Forter, a 1.5-year-old, Tel-Aviv based anti-fraud start-up, has raised $15 million in Series B funding from New Enterprise Associates and Sequoia Capital. The company has now raised $18 million altogether. Venture Capital Dispatch has more here.
Full Circle CRM, a four-year-old, San Mateo, Ca.-based online platform that offers marketing performance management services to Salesforce users, has raised $3.8 million in Series A funding led by Aligned Partners, with participation from Salesforce Ventures. The company has raised $4.3 million altogether.
Gimlet Media, a months-old, New York-based podcasting startup cofounded by longtime public-radio producer Alex Blumberg, has raised $1.5 million in seed funding from Betaworks, Knight Enterprise Fund and Lowercase Capital, along with numerous individual investors. As part of the round, the company had also raised $200,000 through an equity crowdfunding campaign. Venture Capital Dispatch has the story here.
HealthCare, an eight-year-old, Miami-based company focused on personal health insurance plans, has raised $7.5 million in Series A funding from Annox Capital and Brothers Brook. The company has now raised $9.5 million altogether.
Ineda Systems, a three-year-old, Santa Clara-based maker of low-power systems on a chip, has raised an undisclosed amount of Series B funding from Cisco, with participation from existing investors, including Qualcomm Ventures and Imagination Technologies, among others.
La Lumiere, a three-year-old, Jupiter, Fl.-based skin care company whose products use light therapy, or phototherapy to improve skin, has raised $20 million in Series B financing from investors including Johnson & Johnson, and SWaN & Legend Venture Partners.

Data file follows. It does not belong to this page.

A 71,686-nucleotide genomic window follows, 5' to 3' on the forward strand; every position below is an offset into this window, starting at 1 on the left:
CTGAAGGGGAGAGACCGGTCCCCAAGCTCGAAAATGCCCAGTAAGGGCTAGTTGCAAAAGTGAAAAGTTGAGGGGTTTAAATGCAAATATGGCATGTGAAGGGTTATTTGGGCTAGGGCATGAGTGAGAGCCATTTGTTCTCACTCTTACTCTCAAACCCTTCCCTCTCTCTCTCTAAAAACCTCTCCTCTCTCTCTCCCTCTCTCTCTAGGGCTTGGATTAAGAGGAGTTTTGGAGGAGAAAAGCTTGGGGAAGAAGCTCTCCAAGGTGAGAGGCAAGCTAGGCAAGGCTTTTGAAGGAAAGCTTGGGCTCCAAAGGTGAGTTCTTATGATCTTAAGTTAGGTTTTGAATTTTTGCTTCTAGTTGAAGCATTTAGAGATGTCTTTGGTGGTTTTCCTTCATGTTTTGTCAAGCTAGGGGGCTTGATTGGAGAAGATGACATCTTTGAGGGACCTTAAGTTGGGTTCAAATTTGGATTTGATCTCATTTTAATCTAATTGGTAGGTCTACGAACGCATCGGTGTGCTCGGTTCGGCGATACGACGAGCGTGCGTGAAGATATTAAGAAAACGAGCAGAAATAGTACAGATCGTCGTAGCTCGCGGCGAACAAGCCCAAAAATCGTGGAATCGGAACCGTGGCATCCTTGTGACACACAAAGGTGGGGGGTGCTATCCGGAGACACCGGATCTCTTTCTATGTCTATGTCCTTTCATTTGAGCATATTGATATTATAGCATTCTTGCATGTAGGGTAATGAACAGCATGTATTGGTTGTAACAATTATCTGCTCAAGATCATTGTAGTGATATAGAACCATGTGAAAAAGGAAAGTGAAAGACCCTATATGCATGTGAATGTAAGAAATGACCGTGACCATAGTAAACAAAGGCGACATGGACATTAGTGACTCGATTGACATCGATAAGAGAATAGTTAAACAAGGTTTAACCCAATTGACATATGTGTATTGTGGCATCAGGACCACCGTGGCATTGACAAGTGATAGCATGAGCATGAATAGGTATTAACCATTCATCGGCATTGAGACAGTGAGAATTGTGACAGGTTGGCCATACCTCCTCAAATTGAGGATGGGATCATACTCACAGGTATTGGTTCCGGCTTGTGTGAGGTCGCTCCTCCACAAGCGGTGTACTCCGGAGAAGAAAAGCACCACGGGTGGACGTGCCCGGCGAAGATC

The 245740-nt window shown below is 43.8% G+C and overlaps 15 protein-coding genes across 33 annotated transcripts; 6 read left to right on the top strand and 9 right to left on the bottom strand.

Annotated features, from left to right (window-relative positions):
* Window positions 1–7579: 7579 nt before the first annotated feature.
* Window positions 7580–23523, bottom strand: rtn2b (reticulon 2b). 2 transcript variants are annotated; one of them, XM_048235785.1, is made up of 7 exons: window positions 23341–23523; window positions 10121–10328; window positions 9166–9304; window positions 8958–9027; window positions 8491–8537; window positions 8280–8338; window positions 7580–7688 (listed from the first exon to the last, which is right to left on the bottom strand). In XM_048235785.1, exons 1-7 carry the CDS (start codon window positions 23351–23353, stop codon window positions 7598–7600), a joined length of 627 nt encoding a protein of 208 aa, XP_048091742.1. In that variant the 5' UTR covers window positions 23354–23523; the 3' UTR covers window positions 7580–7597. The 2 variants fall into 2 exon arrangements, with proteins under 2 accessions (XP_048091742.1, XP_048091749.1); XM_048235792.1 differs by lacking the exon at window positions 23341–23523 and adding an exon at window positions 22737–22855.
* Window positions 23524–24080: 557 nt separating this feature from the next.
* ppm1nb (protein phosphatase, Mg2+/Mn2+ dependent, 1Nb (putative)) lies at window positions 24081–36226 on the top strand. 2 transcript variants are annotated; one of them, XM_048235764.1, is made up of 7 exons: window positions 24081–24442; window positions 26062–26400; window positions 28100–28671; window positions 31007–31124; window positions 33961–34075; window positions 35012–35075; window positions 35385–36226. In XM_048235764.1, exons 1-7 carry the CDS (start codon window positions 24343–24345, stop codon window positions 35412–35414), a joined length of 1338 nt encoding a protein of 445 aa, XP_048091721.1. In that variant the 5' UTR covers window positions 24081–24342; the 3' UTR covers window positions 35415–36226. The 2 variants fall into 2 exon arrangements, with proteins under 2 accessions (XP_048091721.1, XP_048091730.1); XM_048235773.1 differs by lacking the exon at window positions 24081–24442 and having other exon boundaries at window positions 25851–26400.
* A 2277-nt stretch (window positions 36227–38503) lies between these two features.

Modernizing Medicine, a 10-year-old, Boca Raton, Fla.-based company whose electronic medical record system comes with a library of built-in medical content, has raised $15 million in a Series D round that’s expected to close with $20 million. Earlier backers Pentland Group and Summit Partners are providing the capital. The company had previously raised roughly $40 million, shows Crunchbase.
Ocho, a two-year-old, New York-based video-based social network for the iPhone, has raised $1.65 million in seed funding from billionaire investor Mark Cuban among others. Ocho users can upload eight seconds worth of video and audio (or edit down longer videos to the same length).
UTC Laboratories, a nearly two-year-old, New Orleans, La.-based DNA-analysis lab that goes by the name Renaissance RX, has received its first outside funding — an undisclosed sum from TPG Growth.